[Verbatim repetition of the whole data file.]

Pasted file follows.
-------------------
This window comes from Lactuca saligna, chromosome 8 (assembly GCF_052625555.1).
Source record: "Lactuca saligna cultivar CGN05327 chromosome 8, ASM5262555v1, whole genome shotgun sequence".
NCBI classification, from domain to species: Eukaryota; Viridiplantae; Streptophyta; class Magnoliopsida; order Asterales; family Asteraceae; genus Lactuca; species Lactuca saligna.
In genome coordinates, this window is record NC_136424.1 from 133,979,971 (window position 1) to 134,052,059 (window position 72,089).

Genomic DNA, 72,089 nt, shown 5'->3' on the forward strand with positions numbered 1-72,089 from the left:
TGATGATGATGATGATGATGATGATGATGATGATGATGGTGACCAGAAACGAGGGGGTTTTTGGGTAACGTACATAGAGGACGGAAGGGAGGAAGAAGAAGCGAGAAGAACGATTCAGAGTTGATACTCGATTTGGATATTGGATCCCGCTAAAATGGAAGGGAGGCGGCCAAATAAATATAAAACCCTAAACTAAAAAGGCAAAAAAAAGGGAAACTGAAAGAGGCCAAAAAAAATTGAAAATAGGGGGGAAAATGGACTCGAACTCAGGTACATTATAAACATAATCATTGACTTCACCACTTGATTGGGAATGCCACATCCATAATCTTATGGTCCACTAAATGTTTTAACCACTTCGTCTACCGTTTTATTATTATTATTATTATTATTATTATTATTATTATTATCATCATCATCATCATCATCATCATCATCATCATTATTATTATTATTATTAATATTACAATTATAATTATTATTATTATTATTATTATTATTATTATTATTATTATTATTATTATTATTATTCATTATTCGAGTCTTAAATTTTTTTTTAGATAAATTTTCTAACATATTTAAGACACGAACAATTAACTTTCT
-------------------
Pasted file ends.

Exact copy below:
This window comes from Lactuca saligna, chromosome 8 (assembly GCF_052625555.1).
Source record: "Lactuca saligna cultivar CGN05327 chromosome 8, ASM5262555v1, whole genome shotgun sequence".
NCBI classification, from domain to species: Eukaryota; Viridiplantae; Streptophyta; class Magnoliopsida; order Asterales; family Asteraceae; genus Lactuca; species Lactuca saligna.
In genome coordinates, this window is record NC_136424.1 from 133,979,971 (window position 1) to 134,052,059 (window position 72,089).

Genomic DNA, 72,089 nt, shown 5'->3' on the forward strand with positions numbered 1-72,089 from the left:
TGATGATGATGATGATGATGATGATGATGATGATGATGGTGACCAGAAACGAGGGGGTTTTTGGGTAACGTACATAGAGGACGGAAGGGAGGAAGAAGAAGCGAGAAGAACGATTCAGAGTTGATACTCGATTTGGATATTGGATCCCGCTAAAATGGAAGGGAGGCGGCCAAATAAATATAAAACCCTAAACTAAAAAGGCAAAAAAAAGGGAAACTGAAAGAGGCCAAAAAAAATTGAAAATAGGGGGGAAAATGGACTCGAACTCAGGTACATTATAAACATAATCATTGACTTCACCACTTGATTGGGAATGCCACATCCATAATCTTATGGTCCACTAAATGTTTTAACCACTTCGTCTACCGTTTTATTATTATTATTATTATTATTATTATTATTATTATTATCATCATCATCATCATCATCATCATCATCATCATTATTATTATTATTATTAATATTACAATTATAATTATTATTATTATTATTATTATTATTATTATTATTATTATTATTATTATTATTATTCATTATTCGAGTCTTAAATTTTTTTTTAGATAAATTTTCTAACATATTTAAGACACGAACAATTAACTTTCT